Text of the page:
“But you can’t just gloss over the fact that there is a deficit and have glowing things to say about the plans and the wonderful things you’re going to accomplish for the economy in general, for young people in particular, without specifically saying how you’re going to finance the deficit on the current account, how you’re going to finance what ultimately on the capital side is a shortfall of revenue of $215 million.”
Friday said that the opposition has repeatedly said that the Estimates have to be a guide, not just for the government, but for the society at large.
“Business people, looking at the capital expenditures, looking at the various allocations here and there, who operate in certain areas, ought to be able to say, ‘Well, they plan to spend $20 million here. So therefore, maybe there is some business for me. I can do something to prepare myself for it’ or those persons who have seen that, over the course of time when the government starts its projects, that there are spin offs.
He, however, said that when there is a shortfall of EC$200 million, “then you know that there has to be some cut, somewhere because there’s no other place for your money to come from.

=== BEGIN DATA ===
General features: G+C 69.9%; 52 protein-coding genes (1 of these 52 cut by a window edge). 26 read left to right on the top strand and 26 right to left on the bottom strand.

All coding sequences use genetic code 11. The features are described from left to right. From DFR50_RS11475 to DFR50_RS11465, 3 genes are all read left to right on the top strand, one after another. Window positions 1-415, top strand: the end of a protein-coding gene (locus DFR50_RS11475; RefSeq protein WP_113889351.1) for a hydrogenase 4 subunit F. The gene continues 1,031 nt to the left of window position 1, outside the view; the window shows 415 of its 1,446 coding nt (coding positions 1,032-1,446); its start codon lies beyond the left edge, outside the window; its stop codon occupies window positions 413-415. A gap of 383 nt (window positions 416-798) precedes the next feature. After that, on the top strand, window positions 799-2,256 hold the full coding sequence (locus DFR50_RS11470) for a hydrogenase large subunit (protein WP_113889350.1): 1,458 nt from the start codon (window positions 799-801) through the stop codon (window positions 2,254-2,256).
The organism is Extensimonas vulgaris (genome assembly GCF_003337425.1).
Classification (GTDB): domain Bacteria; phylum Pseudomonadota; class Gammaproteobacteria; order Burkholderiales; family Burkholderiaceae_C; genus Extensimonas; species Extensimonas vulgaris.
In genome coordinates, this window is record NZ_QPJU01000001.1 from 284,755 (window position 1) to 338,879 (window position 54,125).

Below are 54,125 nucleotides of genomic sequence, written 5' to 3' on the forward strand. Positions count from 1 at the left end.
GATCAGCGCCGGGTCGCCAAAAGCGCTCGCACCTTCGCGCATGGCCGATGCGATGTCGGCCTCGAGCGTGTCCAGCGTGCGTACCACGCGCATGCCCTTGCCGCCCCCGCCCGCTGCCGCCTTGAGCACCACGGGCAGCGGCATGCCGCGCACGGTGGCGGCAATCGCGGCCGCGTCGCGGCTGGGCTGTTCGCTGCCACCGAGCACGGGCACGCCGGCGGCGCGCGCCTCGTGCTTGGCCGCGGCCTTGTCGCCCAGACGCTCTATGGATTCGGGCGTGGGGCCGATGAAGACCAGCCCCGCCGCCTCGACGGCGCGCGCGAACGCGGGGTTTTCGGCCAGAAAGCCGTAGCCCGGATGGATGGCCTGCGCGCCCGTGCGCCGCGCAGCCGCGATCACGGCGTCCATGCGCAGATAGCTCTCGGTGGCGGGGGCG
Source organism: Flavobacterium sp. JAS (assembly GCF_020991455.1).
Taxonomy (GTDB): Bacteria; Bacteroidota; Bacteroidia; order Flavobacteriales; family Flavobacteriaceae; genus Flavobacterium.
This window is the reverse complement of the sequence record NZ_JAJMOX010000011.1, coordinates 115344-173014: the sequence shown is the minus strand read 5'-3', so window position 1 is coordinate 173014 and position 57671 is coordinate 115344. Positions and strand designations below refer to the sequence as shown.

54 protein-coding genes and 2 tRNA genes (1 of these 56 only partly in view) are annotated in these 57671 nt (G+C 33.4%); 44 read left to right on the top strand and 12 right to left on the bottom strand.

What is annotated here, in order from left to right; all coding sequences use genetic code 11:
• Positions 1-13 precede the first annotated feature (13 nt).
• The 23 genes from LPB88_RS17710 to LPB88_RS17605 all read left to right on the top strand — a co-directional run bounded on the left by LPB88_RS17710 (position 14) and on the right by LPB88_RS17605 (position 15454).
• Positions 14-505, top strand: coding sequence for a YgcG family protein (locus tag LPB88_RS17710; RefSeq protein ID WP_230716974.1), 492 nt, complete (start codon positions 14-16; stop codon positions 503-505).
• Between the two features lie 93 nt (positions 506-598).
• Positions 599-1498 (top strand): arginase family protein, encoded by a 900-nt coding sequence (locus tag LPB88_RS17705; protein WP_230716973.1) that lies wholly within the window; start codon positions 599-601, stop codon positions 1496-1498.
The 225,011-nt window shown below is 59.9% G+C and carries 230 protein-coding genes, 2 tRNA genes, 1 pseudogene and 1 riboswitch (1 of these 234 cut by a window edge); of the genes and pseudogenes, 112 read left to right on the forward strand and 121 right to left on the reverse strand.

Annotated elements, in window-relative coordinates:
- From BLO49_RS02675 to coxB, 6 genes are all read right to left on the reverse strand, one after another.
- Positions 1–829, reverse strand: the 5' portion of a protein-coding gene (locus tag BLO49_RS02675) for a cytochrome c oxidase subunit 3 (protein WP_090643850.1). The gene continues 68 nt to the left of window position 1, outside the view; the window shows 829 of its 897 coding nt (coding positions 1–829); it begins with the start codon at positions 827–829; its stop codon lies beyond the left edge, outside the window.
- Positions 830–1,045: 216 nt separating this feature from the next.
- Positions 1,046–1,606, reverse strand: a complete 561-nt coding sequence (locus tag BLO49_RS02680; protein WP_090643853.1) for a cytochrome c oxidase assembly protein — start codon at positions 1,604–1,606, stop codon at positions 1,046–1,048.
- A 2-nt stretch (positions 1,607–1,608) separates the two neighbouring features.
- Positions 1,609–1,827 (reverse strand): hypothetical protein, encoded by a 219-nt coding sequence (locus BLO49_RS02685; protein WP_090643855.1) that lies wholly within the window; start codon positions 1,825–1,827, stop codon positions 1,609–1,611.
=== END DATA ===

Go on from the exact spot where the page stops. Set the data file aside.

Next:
Friday was speaking about the Other Capital Receipts category, which he said “is just simply used as a balancing mechanism.
“But that presents the budget as though it is some sort of public relations exercise, rather than a serious document based on sound projections and on real expectation that the revenue that’s forecasts, the money that they’re going to collect that they would get,” the opposition leader said.
“The budget of $1.6 billion is premised upon, for its implementation, finding $215.8 million in other capital receipts. … And it may seem from one year to the other that it’s stating the obvious but the point is, it may be obvious, but it’s very important, it cannot be ignored.”
Friday said that all the other revenue streams have been accounted for, including loans — local and external loans, tax revenue and non-tax revenue.
“And we are led to believe that somehow that the government could raise an additional $215 million from domestic sources in order to implement this large budget,” Friday said.
He said opposition lawmakers have in the past done an historical analysis to show that in fact, those monies are never found, and that the shortfall is part of the budget process going forward.